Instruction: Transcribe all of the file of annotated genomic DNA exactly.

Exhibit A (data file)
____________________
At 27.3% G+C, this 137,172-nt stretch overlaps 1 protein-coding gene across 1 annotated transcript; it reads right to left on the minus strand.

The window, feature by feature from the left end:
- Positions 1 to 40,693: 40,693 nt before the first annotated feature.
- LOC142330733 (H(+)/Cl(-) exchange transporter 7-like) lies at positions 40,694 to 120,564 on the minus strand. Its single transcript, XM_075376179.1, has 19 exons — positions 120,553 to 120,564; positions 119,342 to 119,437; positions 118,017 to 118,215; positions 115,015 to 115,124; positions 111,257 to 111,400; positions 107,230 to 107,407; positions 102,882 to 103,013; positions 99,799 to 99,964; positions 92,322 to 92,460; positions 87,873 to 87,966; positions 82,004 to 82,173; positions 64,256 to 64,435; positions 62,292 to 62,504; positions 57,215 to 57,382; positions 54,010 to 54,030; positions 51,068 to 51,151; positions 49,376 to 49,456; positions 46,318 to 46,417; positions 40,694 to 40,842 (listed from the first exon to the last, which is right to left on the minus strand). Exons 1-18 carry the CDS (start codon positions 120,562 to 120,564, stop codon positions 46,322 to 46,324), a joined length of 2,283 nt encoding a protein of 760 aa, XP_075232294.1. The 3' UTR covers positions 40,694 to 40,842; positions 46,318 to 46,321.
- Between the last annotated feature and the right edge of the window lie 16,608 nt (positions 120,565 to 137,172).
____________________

At 27.3% G+C, this 137,172-nt stretch overlaps 1 protein-coding gene across 1 annotated transcript; it reads right to left on the minus strand.

The window, feature by feature from the left end:
- Positions 1 to 40,693: 40,693 nt before the first annotated feature.
- LOC142330733 (H(+)/Cl(-) exchange transporter 7-like) lies at positions 40,694 to 120,564 on the minus strand. Its single transcript, XM_075376179.1, has 19 exons — positions 120,553 to 120,564; positions 119,342 to 119,437; positions 118,017 to 118,215; positions 115,015 to 115,124; positions 111,257 to 111,400; positions 107,230 to 107,407; positions 102,882 to 103,013; positions 99,799 to 99,964; positions 92,322 to 92,460; positions 87,873 to 87,966; positions 82,004 to 82,173; positions 64,256 to 64,435; positions 62,292 to 62,504; positions 57,215 to 57,382; positions 54,010 to 54,030; positions 51,068 to 51,151; positions 49,376 to 49,456; positions 46,318 to 46,417; positions 40,694 to 40,842 (listed from the first exon to the last, which is right to left on the minus strand). Exons 1-18 carry the CDS (start codon positions 120,562 to 120,564, stop codon positions 46,322 to 46,324), a joined length of 2,283 nt encoding a protein of 760 aa, XP_075232294.1. The 3' UTR covers positions 40,694 to 40,842; positions 46,318 to 46,321.
- Between the last annotated feature and the right edge of the window lie 16,608 nt (positions 120,565 to 137,172).